Bird_Conservation.pdf (86.75 kB)
The science of bird conservation
journal contributionposted on 2023-05-26, 15:28 authored by Thomas BrooksThomas Brooks, Collar, NJ, Green, RE, Marsden, SJ, Pain, DJ
Colin Bibby (1948‚Äö-2004) was the quintessential bird conservation biologist. Over his career, he served as lead scientist at two of the world's largest bird conservation organizations, the Royal Society for the Protection of Birds, and BirdLife International. His contributions encompassed detailed autecological studies of rare bird species such as the Dartford Warbler Sylvia undata (e.g. Bibby 1978) and Fuerteventura Stonechat Saxicola dacotiae (e.g. Bibby and Hill 1987), a sweeping synthesis of the techniques of bird conservation science (Bibby et al. 1992, 2000), and pioneering contributions in conservation planning such as the Endemic Bird Areas concept (ICBP 1992). This memorial volume of Bird Conservation International seeks to reflect the breadth of Colin's legacy by presenting papers illustrating the role of ornithological science in saving threatened birds, reviews of novel field and analytical techniques, and syntheses of progress with the development of bird conservation strategies. In the first category, we include studies of albatrosses (Croxall et al.), South Asian vultures (Pain et al.), migratory species (Kirby et al.), and the Northern Bald Ibis Geronticus eremita (Bowden et al.). In the second, we have reviews of surveying bird abundance (Buckland et al.), bird-habitat associations (Lee and Marsden), fluctuating asymmetry (Lens and Eggermont), camera trapping (O'Brien et al.), automated sound recording (Brandes), stable isotopes (Hobson), and socio-economic surveys (MacMillan and Leader-Williams). Finally, we document progress in three key tools for bird conservation planning: atlases (Pomeroy et al.), population indices (Gregory et al.), and the IUCN Red List of threatened bird species (Butchart). We hope that this span from the specifics to the generalities of bird conservation science provides a fitting tribute to Colin's life and work. To set the context for this tribute, however, we take advantage of our editorial privilege to reflect on the state of bird conservation science, and to assess its future potential. The urgency of the task faced by bird conservation science should not be underestimated. No fewer than 1,226 species of birds, out of 9,856 extant species, are threatened with extinction, almost one eighth of the total (BirdLife International 2008a). However, rates of endangerment for other vertebrate classes are worse (Baillie et al. 2004). To what extent is conservation science delivering the scientific knowledge necessary to save those 1,226 threatened birds‚ÄövÑvÆand indeed, biological diversity more generally? In this essay, we tackle five aspects of this question. First, we use information from the Handbook of the birds of the world to assess the prevalence of threatened species studies. Because the intensity of study varies greatly across threatened species, we then explore some factors that correlate with and might help explain this variation. Third, we switch data source to this very journal, specifically manuscripts published in Bird Conservation International over the last five years, to ask where conservation ornithologists come from. We continue this line of enquiry to examine the kinds of questions being pursued concerning threatened bird species. Finally, we speculate on the importance of bird conservation science as a pioneer and model for conservation science in general. We conclude with some suggestions for future priorities for bird conservation science as a discipline.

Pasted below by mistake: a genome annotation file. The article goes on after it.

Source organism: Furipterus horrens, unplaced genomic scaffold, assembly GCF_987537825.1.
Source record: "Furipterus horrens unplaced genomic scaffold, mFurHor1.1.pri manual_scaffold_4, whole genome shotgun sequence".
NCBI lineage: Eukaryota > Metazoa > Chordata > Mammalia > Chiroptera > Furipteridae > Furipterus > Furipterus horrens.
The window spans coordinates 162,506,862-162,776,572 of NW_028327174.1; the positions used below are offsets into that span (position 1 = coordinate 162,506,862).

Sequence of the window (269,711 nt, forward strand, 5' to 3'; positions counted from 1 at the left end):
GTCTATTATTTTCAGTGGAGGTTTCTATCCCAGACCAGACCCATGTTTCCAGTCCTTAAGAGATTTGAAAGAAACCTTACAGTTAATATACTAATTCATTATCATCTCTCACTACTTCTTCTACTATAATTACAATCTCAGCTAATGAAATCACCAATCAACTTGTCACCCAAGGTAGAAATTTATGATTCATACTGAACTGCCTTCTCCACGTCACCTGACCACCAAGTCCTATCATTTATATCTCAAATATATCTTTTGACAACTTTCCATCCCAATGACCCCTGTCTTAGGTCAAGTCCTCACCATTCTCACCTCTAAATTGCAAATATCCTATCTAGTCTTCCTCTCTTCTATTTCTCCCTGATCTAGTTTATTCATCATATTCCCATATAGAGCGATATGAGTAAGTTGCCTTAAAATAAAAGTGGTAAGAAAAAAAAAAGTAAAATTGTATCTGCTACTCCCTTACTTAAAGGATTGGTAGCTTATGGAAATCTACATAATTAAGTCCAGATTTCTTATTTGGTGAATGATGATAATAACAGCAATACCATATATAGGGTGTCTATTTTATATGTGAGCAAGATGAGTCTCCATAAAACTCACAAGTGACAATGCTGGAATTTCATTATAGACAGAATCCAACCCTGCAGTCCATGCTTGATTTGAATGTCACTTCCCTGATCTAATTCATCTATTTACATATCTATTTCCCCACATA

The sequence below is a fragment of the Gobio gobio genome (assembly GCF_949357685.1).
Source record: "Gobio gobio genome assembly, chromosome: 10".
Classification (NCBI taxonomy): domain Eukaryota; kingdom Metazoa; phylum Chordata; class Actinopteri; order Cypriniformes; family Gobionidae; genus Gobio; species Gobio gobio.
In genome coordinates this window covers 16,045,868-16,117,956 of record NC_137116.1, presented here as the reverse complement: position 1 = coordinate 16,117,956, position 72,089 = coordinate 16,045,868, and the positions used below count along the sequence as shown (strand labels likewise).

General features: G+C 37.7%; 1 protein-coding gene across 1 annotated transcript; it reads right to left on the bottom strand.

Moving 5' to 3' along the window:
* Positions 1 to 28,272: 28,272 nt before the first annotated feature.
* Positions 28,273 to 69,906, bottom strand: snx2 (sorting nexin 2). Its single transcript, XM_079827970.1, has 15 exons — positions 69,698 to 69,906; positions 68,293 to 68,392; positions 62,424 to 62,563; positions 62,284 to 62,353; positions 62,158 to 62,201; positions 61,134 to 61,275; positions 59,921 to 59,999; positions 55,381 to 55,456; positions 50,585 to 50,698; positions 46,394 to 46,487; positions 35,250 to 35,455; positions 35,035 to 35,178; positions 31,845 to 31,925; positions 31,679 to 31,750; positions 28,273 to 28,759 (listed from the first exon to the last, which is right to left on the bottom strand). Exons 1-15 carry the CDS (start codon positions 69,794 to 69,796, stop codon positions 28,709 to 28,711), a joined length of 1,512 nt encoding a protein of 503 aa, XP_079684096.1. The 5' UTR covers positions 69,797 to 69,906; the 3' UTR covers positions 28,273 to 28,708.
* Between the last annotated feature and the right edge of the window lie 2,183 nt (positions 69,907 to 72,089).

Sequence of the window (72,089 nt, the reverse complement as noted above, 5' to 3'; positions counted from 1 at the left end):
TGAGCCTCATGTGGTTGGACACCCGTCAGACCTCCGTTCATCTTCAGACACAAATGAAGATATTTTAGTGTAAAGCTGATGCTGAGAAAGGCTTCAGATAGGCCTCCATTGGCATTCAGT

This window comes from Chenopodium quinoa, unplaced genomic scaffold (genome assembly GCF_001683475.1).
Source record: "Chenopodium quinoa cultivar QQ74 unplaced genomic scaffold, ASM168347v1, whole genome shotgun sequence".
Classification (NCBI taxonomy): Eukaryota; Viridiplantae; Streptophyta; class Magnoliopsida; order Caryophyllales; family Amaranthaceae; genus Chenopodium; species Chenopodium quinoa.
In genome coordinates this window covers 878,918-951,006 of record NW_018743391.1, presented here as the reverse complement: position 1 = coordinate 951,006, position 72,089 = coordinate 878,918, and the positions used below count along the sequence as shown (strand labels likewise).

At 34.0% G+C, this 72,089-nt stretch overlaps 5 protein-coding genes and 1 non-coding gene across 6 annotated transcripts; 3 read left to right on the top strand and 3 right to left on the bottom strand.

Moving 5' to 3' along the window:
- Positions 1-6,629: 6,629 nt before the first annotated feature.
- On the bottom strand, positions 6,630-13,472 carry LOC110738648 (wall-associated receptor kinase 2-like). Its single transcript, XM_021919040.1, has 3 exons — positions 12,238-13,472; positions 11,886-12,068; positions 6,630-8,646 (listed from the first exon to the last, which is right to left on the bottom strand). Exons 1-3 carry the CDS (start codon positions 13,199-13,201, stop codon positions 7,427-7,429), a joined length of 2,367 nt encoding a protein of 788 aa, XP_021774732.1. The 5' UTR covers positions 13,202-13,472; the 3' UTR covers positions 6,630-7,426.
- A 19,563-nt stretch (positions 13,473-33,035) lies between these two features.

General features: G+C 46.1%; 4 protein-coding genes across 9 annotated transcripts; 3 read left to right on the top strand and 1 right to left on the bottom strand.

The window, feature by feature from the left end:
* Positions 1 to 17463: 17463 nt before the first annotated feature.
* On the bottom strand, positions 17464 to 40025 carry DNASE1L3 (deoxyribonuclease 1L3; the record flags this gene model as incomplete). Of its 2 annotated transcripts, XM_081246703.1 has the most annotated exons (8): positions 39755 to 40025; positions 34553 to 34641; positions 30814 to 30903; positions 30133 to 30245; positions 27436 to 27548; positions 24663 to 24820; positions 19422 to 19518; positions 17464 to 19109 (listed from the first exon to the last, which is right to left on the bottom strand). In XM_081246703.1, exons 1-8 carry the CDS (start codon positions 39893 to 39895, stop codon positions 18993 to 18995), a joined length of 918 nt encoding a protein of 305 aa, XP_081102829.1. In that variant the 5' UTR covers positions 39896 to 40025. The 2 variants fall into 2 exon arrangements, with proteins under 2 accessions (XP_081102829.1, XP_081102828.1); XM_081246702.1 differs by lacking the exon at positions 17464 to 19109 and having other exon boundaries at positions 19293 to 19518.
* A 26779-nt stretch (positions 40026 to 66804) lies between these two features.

Publication titleBird Conservation International
ISSNISS: 0959-2709 EISS: 1474-0001
Rights statementCopyright BirdLife International 2008